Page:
Nigerian Radicals Say They Bombed UN Center, Killing 18
A radical Islamic group in Nigeria says it carried out a car bombing that killed at least 18 people at the United Nations building in Abuja.
Witnesses said a vehicle forced its way past security gates at the sprawling complex and exploded inside the compound at about 11 a.m. Friday .
Rescuers raced to pull bodies and survivors from the rubble.
A spokesman for the radical group Boko Haram telephoned a VOA reporter (Hausa service) in Nigeria and said the bombing “is just the beginning.”
In New York, U.N. Secretary-General Ban Ki-moon said he did not have exact casualty figures but predicted the toll would be “considerable.”
Mr. Ban told a meeting of the Security Council such “acts of terrorism are unacceptable,” and he warned the bombing signals that militants around the world increasingly view U.N. sites as “soft targets.”
About 400 people work at the U.N. compound in Abuja, which houses 26 humanitarian and development agencies.
The secretary-general said a U.N. team will travel to the Nigerian capital to assess the situation. He declined to speculate on who may have carried out the bombing.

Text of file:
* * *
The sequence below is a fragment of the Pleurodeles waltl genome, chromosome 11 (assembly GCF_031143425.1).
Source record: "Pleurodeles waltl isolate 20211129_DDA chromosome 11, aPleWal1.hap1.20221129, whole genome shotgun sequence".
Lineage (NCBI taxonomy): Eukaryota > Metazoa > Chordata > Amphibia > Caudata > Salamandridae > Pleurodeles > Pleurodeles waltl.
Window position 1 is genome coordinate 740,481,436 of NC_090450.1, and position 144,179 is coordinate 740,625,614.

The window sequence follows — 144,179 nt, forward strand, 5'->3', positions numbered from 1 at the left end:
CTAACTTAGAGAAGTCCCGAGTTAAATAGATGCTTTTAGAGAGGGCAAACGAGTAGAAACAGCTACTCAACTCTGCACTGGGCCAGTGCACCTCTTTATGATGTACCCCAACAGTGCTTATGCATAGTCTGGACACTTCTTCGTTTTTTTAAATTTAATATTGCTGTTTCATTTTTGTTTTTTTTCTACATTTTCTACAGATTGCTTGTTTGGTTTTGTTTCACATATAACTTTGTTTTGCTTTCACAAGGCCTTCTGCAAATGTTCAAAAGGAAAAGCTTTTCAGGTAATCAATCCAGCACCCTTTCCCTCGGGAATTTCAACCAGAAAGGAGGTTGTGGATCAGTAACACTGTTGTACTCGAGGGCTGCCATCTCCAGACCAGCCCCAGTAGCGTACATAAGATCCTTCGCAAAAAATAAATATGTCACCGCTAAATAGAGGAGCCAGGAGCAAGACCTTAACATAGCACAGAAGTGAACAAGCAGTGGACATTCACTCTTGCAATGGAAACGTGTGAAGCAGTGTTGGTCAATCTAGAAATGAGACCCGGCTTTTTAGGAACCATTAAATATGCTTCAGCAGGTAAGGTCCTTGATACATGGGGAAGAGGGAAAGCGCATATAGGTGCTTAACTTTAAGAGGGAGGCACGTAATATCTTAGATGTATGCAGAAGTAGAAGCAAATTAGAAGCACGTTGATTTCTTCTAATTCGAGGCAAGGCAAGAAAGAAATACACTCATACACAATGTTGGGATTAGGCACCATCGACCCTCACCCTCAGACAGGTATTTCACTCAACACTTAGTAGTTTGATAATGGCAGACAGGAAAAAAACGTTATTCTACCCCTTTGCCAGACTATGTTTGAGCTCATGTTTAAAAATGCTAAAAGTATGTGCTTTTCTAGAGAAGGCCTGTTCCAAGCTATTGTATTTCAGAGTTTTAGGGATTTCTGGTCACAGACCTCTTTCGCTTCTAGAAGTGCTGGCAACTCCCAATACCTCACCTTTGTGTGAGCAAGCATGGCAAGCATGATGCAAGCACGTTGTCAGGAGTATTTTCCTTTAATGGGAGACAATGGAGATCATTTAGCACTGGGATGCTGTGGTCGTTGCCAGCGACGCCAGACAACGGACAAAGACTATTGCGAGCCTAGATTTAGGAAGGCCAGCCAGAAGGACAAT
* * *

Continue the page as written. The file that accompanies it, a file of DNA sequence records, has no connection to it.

In a written statement, Nigerian President Goodluck Jonathan called the bombing “barbaric, senseless and cowardly.” He reaffirmed the country’s commitment to combating terrorism and vowed to hold the attackers accountable.
Nigerian police have blamed Boko Haram for a string of bombings in recent months. The group has said it was behind a major attack on Abuja’s police headquarters in June.
Boko Haram wants a strict form of Islamic law called sharia to be more widely imposed across Africa’s most populous nation.
The group has targeted police, politicians, community leaders and opposition religious figures.
Boko Haram launched a violent uprising in July 2009 that was crushed by the Nigerian military. Since then, the group has targeted authority figures in shootings and carried out numerous bombings.